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I'm using the MOSFET circuit presented below to switch the power supply in the PCB (low power). The problem is the current consumption during the ON state of P1, which is 0.5mA to keep-on the pmos (The current nmos drains is controlled by the resistor R). However, due to the noise levels, I'm not able to increase the value of that resistor in order to decrease the current drain (I tried experimentally other values such 15k, 20k, ...). I began to design a circuit to disconnect the pull-up using PNP when PMOS is turned on, but the circuit became complex and possibly more current consuming. Maybe there is a clever way to do it.

Resuming the circuit functioning: S1 and S2 signals can be used to drive the P1 PMOS. When S1 or S2 are high, the PMOS gate is set to 0V, and the PMOS turn on. When S1 and S2 are both low, 5V appears at the PMOS gate trough R pull-up.

OR circuit

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  • \$\begingroup\$ When S1 or S2 are both high <-- either? \$\endgroup\$
    – Andy aka
    Aug 24, 2022 at 9:53
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    \$\begingroup\$ Depending on how much gate charge P1 requires and how quickly you need to switch it between states, you could just use a 5 V CMOS OR gate instead of building the OR circuit from discretes. For example 74LVC1G32. \$\endgroup\$
    – The Photon
    Aug 24, 2022 at 14:07
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    \$\begingroup\$ You could add a capacitor (10 to 100 nF) parallel to R and increase R to 100 kohm or even more. This slows down the switching time of the P-FET but cancels the noise at the gate. \$\endgroup\$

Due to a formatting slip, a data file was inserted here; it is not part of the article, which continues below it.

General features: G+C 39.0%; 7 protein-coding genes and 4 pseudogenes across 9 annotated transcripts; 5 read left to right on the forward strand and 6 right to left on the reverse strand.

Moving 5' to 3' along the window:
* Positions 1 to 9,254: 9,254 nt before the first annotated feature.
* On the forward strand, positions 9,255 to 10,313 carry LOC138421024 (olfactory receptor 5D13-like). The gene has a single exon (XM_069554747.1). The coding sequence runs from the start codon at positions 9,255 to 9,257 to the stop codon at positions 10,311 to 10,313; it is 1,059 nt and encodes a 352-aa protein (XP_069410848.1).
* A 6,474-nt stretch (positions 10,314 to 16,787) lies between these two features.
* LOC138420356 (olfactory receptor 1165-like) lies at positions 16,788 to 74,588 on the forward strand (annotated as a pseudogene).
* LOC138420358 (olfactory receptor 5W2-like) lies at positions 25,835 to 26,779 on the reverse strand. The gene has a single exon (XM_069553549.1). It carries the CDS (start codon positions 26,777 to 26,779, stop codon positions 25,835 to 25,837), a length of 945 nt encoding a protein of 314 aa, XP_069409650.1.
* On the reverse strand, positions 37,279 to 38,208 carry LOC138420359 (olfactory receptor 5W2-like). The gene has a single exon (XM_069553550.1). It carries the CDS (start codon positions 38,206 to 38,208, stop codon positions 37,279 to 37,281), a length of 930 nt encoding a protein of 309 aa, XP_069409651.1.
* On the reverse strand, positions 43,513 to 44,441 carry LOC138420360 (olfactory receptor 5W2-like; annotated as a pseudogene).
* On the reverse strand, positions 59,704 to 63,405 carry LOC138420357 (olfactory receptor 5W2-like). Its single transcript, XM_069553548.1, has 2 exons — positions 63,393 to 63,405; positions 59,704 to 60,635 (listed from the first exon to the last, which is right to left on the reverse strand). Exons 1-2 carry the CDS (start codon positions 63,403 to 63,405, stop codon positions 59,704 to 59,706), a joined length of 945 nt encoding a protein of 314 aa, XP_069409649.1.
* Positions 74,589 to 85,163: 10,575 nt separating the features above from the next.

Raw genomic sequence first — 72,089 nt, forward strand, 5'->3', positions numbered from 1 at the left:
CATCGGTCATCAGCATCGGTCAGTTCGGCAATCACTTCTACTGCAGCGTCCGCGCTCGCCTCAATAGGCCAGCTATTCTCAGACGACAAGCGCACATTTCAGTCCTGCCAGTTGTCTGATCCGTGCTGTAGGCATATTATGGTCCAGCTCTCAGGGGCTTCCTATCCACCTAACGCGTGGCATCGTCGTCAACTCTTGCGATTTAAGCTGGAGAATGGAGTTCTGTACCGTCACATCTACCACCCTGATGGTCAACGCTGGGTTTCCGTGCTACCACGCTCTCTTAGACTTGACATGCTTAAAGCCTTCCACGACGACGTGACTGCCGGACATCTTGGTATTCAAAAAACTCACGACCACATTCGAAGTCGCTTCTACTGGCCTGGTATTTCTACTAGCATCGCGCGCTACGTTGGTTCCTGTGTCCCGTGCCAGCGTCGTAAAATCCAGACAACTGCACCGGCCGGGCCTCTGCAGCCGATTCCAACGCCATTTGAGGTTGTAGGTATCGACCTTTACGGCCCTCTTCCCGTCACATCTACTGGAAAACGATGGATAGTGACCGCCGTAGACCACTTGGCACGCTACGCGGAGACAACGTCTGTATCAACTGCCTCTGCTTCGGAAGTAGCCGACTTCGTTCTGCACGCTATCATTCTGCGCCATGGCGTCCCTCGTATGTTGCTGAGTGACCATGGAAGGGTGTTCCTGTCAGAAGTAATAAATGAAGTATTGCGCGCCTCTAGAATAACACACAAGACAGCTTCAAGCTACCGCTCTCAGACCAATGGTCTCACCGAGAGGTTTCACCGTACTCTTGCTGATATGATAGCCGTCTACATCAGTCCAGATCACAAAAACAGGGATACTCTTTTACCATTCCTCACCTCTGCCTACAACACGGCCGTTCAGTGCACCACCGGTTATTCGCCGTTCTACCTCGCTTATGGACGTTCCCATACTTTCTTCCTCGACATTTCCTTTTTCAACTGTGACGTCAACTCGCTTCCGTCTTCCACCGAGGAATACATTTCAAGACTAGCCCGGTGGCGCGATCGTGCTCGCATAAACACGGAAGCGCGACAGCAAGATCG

– Jens
    Aug 24, 2022 at 14:08
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    \$\begingroup\$ Something like a 74HC32 would take no more than 2uA if it wasn't driving an output. Much less than your 10k resistor. \$\endgroup\$
    – Finbarr
    Aug 24, 2022 at 15:26
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    \$\begingroup\$ @bmalbusca you could power it from the 5 V input, same as your circuit. And 74LVC1G32 takes only 10 uA in either 0 or 1 output state, so unless your application hardly ever delivers power to the load, it will be much more efficient than your existing solution. \$\endgroup\$
    – The Photon
    Aug 24, 2022 at 16:14

2 Answers 2

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You need the gate of P1 to be low, if either S1 or S2 are high. That's the behaviour of a NOR gate:

S1 S2 G
0 0 1
0 1 0
1 0 0
1 1 0

So, if you want no quiescent current to flow in any state, you could implement the classic static CMOS NOR gate:

schematic

simulate this circuit – Schematic created using CircuitLab

enter image description here

Current drawn by the gate:

enter image description here

P1 acts as an inverting stage, so \$V_{OUT}\$ becomes S1 OR S2. Also, ignore the voltage offsets, which are artificial to stack the graphs vertically; the actual signals are all 0V or 5V.

R1 is there to limit shoot-through current, but if your MOSFETs are small signal types, and you don't mind a few dozen milliamps flowing for a few nanoseconds at output transitions, you could omit R1. In any case, make sure you decouple the power supply adequately to provide those transient currents.

Alternatively, use a prepackaged NOR gate, like the 74HC1G02, 4001 or 74HC02:

schematic

simulate this circuit

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You could use any 5V CMOS buffer, say CD4050, 74HC08, etc.:

schematic

simulate this circuit – Schematic created using CircuitLab

The key idea is to filter 5V using a low-pass filter, with C1 directly across the supply pins of the buffer.

If your inputs are 3.3V level, and the buffer is a 74HCT type, then the mosfets are unnecessary:

schematic

simulate this circuit

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  • \$\begingroup\$ A question about the second schmatic: If only one input is active, the output shoot through current of 4 mA will drain C1 until fed by the input protection diode. The driving MCU output now feeds the output fight and I expect around 1.4 V at the combined outputs. This might indeed turn on M2, but is this the intended kind of operation? In this situation >200 uA passes R3. \$\endgroup\$
    – Jens
    Aug 26, 2022 at 13:53

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